Mulliken: I spoke recently with Ken Pabich, the county administrator, to get a feeling for the issues facing Door County. Foremost, the major issue continues to be the county budget as impacted by the state-imposed levy limits. Door County has made significant changes to accommodate budget limits. As an example, the hiring of new employees to replace current employees as they leave our employ has been limited. The Airport and Parks Department was disbanded, giving responsibility for the airport to the Highway Department and responsibility for our county parks to the Building and Grounds Department.
The county has little control of some expenses such as insurance premiums, diesel fuel, natural gas and medical expenses. Changes in this type of expense necessitate an equal change in other areas of the budget. All of these changes impact our ability to provide good county services and our ability to maintain county roads.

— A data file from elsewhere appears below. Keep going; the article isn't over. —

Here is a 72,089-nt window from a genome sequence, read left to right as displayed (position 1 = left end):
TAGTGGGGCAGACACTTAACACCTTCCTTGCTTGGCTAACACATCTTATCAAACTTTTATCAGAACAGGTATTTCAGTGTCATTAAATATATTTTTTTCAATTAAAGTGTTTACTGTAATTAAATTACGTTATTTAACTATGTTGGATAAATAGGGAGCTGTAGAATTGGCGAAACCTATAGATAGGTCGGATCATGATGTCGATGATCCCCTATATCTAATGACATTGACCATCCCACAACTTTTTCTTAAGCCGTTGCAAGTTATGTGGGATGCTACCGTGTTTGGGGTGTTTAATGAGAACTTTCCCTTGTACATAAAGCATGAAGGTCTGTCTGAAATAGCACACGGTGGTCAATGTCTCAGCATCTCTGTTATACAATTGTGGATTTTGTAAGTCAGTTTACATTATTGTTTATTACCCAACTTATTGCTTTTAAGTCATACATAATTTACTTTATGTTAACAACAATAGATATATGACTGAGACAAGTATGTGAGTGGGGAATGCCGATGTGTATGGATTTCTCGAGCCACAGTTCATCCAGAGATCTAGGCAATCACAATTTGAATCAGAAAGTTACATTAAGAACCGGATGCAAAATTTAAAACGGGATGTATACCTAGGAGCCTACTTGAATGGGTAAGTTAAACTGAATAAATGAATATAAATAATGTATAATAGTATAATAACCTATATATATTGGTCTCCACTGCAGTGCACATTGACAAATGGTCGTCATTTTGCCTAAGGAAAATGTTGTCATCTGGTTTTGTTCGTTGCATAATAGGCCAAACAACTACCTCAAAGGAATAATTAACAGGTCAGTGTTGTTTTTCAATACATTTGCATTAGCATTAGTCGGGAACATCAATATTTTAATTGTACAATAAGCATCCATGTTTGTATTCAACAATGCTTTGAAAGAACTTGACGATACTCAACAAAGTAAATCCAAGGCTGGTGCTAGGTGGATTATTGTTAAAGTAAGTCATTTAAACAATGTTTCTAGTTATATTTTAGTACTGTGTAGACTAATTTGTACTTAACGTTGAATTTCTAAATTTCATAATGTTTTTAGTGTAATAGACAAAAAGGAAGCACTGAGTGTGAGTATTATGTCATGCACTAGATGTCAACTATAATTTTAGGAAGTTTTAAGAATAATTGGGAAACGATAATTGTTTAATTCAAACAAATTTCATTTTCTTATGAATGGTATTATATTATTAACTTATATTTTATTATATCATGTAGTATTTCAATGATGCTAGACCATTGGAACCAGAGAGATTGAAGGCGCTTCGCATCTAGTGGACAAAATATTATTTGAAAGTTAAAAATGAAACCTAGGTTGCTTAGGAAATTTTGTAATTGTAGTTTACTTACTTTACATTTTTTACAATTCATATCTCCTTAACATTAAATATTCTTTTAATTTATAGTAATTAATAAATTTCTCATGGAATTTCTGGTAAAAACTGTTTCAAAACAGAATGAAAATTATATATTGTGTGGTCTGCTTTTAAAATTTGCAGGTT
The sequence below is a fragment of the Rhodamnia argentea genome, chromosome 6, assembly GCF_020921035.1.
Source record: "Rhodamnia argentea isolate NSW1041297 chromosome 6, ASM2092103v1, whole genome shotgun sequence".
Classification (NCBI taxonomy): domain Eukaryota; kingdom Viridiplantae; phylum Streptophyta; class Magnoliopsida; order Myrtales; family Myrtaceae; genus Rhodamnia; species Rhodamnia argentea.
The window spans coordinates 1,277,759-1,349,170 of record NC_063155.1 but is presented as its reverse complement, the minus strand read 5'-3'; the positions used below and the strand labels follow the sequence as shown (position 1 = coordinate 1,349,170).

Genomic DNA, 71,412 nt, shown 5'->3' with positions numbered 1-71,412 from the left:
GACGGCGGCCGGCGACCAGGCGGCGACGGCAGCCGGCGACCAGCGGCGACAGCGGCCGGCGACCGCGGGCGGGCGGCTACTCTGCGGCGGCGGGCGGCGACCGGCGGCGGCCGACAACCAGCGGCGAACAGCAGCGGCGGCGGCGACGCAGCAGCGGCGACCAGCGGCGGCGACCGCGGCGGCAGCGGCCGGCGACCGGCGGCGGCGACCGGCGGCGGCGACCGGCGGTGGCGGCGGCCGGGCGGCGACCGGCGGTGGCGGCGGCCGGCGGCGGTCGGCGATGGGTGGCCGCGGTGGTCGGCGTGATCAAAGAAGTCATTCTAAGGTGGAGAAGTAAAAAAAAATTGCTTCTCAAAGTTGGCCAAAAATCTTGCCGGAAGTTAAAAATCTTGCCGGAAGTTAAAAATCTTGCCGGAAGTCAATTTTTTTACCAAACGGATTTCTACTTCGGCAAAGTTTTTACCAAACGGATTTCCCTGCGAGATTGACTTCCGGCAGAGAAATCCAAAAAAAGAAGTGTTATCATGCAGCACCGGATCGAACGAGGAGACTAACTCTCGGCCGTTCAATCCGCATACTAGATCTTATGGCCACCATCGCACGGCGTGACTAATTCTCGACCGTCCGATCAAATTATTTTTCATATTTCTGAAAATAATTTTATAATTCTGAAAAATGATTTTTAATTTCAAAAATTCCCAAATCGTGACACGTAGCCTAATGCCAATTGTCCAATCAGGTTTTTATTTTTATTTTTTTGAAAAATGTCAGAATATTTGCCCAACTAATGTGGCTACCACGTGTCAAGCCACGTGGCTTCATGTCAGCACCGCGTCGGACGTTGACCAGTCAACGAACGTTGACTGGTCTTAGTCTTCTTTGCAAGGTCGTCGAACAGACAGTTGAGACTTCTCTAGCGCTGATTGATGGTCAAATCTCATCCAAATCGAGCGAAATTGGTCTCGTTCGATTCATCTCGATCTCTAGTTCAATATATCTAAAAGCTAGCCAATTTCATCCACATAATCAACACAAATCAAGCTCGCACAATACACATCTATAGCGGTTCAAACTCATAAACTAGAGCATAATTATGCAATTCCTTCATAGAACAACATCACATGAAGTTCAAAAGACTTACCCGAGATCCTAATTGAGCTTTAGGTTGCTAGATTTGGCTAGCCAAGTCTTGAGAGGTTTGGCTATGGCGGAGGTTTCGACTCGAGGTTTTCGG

If elected, you would serve during the next Door-Kewaunee Legislative Days. What legislative priorities would you like to see brought to Madison?
Bultman: I have attended Legislative Lobby Days twice as a citizen, as we all can. I recommend it. It is an awesome exercise in democracy. As I did then, I would like to bring to Madison my values and the spirit of partnership. Legislative Days won’t happen for over a year from now. So it’s a bit hard to predict what the pressing issues will be. That said, we have some persistent themes that we need be vigilant of:
- As I mentioned already, poverty in our County and water issues loom large.